It was as we approached the cairn, that we realised that my son had dropped his GoPro camera when he had stumbled somewhere on the climb. He was absolutely gutted. It was sealed within its watertight case,
and so should be fine for some time up there. If you are reading this before heading up there, please keep your eyes open. If you see it, drop me a note in the comments! Despite this loss, we were gob-smacked by the views, with great mountains such as Ladhar Beinn and Sgurr na Ciche appearing and disappearing into cloud along with vast panoramas of mountains in  tangles of peaks, impossible to identify individually. 

The top of Meall Buidhe is a great ridge which the 1:25,000 gives various names to. "Meall Buidhe" at it's highest Eastern end, "An t-Uriolloch" in the centre, and "Drium Righeanaich" it's long western arm, descending towards the base of the glen. Just as we stopped for lunch we were arrested by the sight of a

Golden Eagle circling in the Glen below us. Massive, distinctive and stunningly beautiful, it soared on the mountain winds for a few moments before changing its mind and flying off towards Beinn Buidhe to the South.

After descending the Druim Righeanaich to the valley floor, we headed straight for the bridge we could see, about a mile ahead of us, on the far side of what looked like a grassy field. In fact, in places this was more like a swamp, an sodden marsh of saturated peat and floating vegetation which was extremely awkward to cross without getting extremely wet. Progress across this last obstacle of the day was horribly
slow, and with a table booked at The Old Forge, we had a deadline to meet. After chatting to the only other walkers we saw all day, as they overtook us on the marsh, we made the track, the campsite, dry clothes and walked to the pub, just making our booked time.

On the map, Meall Buidhe doesn't look like too much of a challenge. It's only one major climb, and the complete circuit is only about 14 miles. In reality however, it is a serious walk. While up on the mountain's glorious ridges the walking is undiluted joy; getting up onto, and then off, the ridges requires extensive battling with pretty hard-going underfoot conditions. After very heavy rain, these present quite tricky obstacles. The views that Meall Buidhe provides however, are simply unmissable!

Meall Buidhe from the campsite

Monday, August 17, 2015

Knoydart Album

This is my photo album from a recent trip to Knoydart. The words in this post are the lyrics to the song "Knoydart", by John Lees, from the Barclay James Harvest album, "Caught in the Light". All photos enlarge - click on an image to see it properly!

On the road to nowhere, heading for Mallaig

I can feel the wild west highland breeze
Drive all my fears away

Through the raging Sound of Sleat

Safe on Spanish John
I can't wait for heaven's gate
It's paradise I'm looking on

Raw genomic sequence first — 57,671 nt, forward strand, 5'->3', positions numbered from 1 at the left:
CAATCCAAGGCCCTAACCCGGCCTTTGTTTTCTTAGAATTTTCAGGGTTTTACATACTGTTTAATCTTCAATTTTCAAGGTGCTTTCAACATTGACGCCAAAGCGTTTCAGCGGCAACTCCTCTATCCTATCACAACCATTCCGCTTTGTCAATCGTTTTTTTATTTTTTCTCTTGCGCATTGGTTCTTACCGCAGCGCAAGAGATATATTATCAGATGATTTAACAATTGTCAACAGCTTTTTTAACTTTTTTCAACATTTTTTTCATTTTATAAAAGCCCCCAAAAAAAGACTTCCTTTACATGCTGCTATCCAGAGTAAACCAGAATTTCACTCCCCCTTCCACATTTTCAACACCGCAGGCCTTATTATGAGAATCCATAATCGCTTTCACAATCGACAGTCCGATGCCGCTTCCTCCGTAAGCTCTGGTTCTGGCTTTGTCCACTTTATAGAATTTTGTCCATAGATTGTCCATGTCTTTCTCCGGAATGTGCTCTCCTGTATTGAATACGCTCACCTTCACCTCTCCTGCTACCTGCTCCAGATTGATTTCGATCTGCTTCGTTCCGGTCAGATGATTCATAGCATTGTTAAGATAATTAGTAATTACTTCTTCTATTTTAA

Sky, nothing but blue sky all around
Sky, nothing but blue sky
Feel the silence calling all around
All around

Eagle high on Ladhar Bheinn
Heaven and hell beneath
Kinloch Hourn's where hell is born
And Nevis where the angels meet

Knoydart mends a broken heart
Heals a tortured soul
Brings new life to tired minds
And brightens eyes that look upon

Sky, nothing but blue sky all around
Sky, nothing but blue sky
Feel the silence calling all around
All around

Inverie, oh Inverie, ancient hearts of old
Ugly b______ one and all
We'll gather just to look upon

Sky, nothing but blue sky all around
Sky, nothing but blue sky
Feel the silence calling all around
All around

Meall Buidhe (Knoydart)

Heading to Knoydart

Sunday, August 09, 2015

Miles in the Monadhliath: A'Chailleach, Carn Sgulain and Carn Dearg

"The A9 corridor" is the route that brings the Central Belt and The Highlands together. At its narrowest point in the high pass of Drumochter, the dual-carriageway road, the railway line, the ever-enlarging power lines and telecommunications masts, all jostle for space in the glen. The North-South direction of the road might be the link between the different ends of the country; but it also divides it, into Eastern and Western halves. Psychologically, being "East" or "West" of the A9 feels like visiting very different places, even if there are wonderful things like Glen Coe, or Lochnagar scattered each side of the line. It's not all in the mind, though. Meteorologists also divide their assessments of how wet and cold and battered I will be in the Scottish hills, along this frontier too. 

After the car or the train descends from Drumochter on its Northern trajectory, and the road to Fort William and The West peels off by Dalwhinnie's distinctive distillery malting towers; the view is dominated by two great bulks.  To the East of the A9 lie The Cairngorms, the great mountains of the East. They are the hills which are worthy of a National Park, have ski-centres, and legends like the Big Grey Man of Ben Macdui. Historically though, these hills didn't use the nickname of their most famous peak, "The Cairngorm" as a collective term. Rather, these hills were known as The Monadh Ruadh, (pronounced Monnar-ruwee), a name I think I prefer. Westwards, over to the left of the Northbound traveller lies The Monadliath (pronounced Monnar-leeya). These are less glamorous hills, they lack the great stories, the engineered paths and the vast car-parks of The Cairngorms. They are the Cairngorms little brother. 

The Monadh Ruadh and The Monadhliath - two giant, unequal siblings standing each side of the A9 corridor.

Having walked over most of the hills and Glens of the Cairngorms/Monadh Ruadh, for a change I turned off the main road and drove through the little village of Newtonmore. About two-thirds of the way down the main street, a small left turn leads past a church building and up a small dead-end road which leads to Glen Banchor. To access the Monadliath hills, I drove as far down here as is allowed, and parked in the layby provided at the end of the public road.